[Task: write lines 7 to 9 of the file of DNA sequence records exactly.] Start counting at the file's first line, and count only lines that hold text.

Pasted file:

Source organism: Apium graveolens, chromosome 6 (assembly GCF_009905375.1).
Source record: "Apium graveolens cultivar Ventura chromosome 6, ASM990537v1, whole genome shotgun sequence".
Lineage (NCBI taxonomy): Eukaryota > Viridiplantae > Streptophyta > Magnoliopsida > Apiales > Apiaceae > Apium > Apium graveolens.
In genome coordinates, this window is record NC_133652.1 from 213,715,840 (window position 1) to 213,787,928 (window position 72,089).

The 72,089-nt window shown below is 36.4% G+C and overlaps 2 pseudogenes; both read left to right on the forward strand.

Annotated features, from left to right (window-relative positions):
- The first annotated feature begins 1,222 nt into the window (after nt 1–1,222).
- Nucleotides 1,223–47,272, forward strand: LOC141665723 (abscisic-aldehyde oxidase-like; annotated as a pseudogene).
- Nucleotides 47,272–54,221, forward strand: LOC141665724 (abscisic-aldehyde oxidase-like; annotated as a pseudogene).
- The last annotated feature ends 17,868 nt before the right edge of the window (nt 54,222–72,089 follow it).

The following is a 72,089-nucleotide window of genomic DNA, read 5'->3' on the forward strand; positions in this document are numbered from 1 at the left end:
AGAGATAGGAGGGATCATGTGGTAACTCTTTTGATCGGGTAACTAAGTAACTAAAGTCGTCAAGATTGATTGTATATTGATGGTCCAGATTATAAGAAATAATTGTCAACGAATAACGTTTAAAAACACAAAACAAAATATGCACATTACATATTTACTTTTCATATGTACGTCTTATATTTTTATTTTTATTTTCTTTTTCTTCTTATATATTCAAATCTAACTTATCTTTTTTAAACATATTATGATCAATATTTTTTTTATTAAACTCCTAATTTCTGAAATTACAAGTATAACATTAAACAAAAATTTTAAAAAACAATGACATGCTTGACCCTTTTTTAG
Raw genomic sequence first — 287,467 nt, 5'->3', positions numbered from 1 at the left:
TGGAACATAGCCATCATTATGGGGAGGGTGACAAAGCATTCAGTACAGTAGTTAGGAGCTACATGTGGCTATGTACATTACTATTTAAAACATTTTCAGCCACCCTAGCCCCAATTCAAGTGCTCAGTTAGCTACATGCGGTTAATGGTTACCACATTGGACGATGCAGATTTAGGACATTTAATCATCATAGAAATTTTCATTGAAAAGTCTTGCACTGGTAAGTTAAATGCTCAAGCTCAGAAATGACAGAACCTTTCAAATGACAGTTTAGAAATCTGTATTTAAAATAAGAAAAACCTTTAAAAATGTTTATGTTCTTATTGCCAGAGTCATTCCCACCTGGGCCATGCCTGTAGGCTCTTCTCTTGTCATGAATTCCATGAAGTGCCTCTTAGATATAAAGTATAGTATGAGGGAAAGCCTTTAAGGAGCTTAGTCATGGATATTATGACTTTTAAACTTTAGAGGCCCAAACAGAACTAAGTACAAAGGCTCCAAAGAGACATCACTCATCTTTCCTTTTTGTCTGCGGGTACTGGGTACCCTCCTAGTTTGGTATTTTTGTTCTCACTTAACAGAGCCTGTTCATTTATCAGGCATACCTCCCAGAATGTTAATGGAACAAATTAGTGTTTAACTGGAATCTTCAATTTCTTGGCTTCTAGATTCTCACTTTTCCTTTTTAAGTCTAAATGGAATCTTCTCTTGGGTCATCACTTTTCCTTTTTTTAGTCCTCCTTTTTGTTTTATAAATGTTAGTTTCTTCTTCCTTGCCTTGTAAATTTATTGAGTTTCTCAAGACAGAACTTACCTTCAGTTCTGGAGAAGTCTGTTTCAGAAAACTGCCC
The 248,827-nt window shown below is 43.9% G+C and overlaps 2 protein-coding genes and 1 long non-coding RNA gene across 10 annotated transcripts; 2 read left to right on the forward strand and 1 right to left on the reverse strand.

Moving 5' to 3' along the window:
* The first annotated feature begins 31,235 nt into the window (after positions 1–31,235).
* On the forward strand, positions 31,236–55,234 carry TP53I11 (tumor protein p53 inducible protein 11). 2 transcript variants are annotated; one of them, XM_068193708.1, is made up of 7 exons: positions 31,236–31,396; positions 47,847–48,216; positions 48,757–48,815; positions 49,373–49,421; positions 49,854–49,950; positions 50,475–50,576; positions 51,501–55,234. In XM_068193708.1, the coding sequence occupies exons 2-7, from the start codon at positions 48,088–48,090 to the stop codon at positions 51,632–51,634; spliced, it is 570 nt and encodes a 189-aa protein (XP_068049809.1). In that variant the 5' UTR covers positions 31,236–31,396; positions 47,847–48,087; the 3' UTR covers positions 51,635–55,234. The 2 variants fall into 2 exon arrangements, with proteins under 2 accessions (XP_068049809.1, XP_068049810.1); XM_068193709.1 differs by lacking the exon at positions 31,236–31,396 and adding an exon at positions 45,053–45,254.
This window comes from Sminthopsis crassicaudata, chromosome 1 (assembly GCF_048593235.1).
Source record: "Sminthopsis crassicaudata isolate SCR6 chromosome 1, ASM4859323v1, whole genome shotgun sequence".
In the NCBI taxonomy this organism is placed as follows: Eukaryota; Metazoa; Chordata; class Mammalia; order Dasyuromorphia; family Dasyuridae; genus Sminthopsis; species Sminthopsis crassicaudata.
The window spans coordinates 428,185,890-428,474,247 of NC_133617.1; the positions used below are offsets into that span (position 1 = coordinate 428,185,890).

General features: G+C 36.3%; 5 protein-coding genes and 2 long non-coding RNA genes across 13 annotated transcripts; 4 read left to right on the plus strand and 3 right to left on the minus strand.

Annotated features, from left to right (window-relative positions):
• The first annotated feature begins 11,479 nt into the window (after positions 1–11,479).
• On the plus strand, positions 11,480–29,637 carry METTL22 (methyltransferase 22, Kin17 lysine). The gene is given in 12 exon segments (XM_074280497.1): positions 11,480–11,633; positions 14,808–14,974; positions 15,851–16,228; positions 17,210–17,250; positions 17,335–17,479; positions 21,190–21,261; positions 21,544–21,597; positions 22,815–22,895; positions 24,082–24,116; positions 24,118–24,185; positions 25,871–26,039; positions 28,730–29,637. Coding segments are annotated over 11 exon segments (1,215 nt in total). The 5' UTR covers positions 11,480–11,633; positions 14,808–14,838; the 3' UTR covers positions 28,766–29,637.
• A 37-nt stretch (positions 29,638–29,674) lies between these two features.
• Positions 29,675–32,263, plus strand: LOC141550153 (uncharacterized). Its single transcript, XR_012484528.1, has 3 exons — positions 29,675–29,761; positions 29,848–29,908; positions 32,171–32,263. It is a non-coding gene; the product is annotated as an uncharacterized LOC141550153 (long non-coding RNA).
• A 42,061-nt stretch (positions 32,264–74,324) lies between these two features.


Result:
- The first annotated feature begins 1,222 nt into the window (after nt 1–1,222).
- Nucleotides 1,223–47,272, forward strand: LOC141665723 (abscisic-aldehyde oxidase-like; annotated as a pseudogene).
- Nucleotides 47,272–54,221, forward strand: LOC141665724 (abscisic-aldehyde oxidase-like; annotated as a pseudogene).